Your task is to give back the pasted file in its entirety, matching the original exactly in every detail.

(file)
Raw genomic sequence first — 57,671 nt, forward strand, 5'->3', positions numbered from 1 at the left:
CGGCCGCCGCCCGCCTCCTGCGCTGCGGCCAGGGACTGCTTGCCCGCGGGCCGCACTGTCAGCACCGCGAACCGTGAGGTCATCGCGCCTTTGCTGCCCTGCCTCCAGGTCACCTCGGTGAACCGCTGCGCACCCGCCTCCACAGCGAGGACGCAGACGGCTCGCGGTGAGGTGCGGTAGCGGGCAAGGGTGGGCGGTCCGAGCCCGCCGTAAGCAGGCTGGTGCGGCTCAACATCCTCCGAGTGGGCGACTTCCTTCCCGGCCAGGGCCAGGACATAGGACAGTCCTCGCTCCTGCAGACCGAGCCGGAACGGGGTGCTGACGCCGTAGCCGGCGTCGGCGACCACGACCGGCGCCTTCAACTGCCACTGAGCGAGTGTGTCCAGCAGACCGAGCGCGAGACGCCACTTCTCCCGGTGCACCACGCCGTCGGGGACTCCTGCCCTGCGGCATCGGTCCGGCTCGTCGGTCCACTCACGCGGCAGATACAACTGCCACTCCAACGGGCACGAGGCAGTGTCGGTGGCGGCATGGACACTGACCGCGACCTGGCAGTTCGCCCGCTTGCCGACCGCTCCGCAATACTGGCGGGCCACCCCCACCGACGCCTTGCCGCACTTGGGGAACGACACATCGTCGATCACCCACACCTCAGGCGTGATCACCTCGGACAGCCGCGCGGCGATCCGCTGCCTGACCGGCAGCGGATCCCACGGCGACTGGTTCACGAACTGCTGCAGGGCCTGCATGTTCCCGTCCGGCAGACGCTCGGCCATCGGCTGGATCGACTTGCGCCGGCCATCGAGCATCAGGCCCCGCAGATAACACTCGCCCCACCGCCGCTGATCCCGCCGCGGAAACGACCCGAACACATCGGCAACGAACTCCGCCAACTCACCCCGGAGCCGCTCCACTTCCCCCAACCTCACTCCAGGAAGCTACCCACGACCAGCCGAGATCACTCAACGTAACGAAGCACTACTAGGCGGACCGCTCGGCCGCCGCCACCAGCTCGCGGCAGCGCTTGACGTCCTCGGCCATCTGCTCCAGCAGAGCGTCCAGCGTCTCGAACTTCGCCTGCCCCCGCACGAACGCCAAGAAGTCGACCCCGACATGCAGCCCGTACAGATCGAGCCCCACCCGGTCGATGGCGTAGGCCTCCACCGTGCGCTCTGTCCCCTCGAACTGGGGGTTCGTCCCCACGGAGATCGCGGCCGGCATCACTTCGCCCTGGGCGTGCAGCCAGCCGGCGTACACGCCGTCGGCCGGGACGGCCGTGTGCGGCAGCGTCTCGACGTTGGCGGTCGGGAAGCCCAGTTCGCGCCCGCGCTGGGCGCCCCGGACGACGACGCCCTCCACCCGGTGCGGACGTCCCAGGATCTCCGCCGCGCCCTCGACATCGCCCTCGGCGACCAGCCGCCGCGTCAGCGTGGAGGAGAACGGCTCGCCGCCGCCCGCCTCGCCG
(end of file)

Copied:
Raw genomic sequence first — 57,671 nt, forward strand, 5'->3', positions numbered from 1 at the left:
CGGCCGCCGCCCGCCTCCTGCGCTGCGGCCAGGGACTGCTTGCCCGCGGGCCGCACTGTCAGCACCGCGAACCGTGAGGTCATCGCGCCTTTGCTGCCCTGCCTCCAGGTCACCTCGGTGAACCGCTGCGCACCCGCCTCCACAGCGAGGACGCAGACGGCTCGCGGTGAGGTGCGGTAGCGGGCAAGGGTGGGCGGTCCGAGCCCGCCGTAAGCAGGCTGGTGCGGCTCAACATCCTCCGAGTGGGCGACTTCCTTCCCGGCCAGGGCCAGGACATAGGACAGTCCTCGCTCCTGCAGACCGAGCCGGAACGGGGTGCTGACGCCGTAGCCGGCGTCGGCGACCACGACCGGCGCCTTCAACTGCCACTGAGCGAGTGTGTCCAGCAGACCGAGCGCGAGACGCCACTTCTCCCGGTGCACCACGCCGTCGGGGACTCCTGCCCTGCGGCATCGGTCCGGCTCGTCGGTCCACTCACGCGGCAGATACAACTGCCACTCCAACGGGCACGAGGCAGTGTCGGTGGCGGCATGGACACTGACCGCGACCTGGCAGTTCGCCCGCTTGCCGACCGCTCCGCAATACTGGCGGGCCACCCCCACCGACGCCTTGCCGCACTTGGGGAACGACACATCGTCGATCACCCACACCTCAGGCGTGATCACCTCGGACAGCCGCGCGGCGATCCGCTGCCTGACCGGCAGCGGATCCCACGGCGACTGGTTCACGAACTGCTGCAGGGCCTGCATGTTCCCGTCCGGCAGACGCTCGGCCATCGGCTGGATCGACTTGCGCCGGCCATCGAGCATCAGGCCCCGCAGATAACACTCGCCCCACCGCCGCTGATCCCGCCGCGGAAACGACCCGAACACATCGGCAACGAACTCCGCCAACTCACCCCGGAGCCGCTCCACTTCCCCCAACCTCACTCCAGGAAGCTACCCACGACCAGCCGAGATCACTCAACGTAACGAAGCACTACTAGGCGGACCGCTCGGCCGCCGCCACCAGCTCGCGGCAGCGCTTGACGTCCTCGGCCATCTGCTCCAGCAGAGCGTCCAGCGTCTCGAACTTCGCCTGCCCCCGCACGAACGCCAAGAAGTCGACCCCGACATGCAGCCCGTACAGATCGAGCCCCACCCGGTCGATGGCGTAGGCCTCCACCGTGCGCTCTGTCCCCTCGAACTGGGGGTTCGTCCCCACGGAGATCGCGGCCGGCATCACTTCGCCCTGGGCGTGCAGCCAGCCGGCGTACACGCCGTCGGCCGGGACGGCCGTGTGCGGCAGCGTCTCGACGTTGGCGGTCGGGAAGCCCAGTTCGCGCCCGCGCTGGGCGCCCCGGACGACGACGCCCTCCACCCGGTGCGGACGTCCCAGGATCTCCGCCGCGCCCTCGACATCGCCCTCGGCGACCAGCCGCCGCGTCAGCGTGGAGGAGAACGGCTCGCCGCCGCCCGCCTCGCCG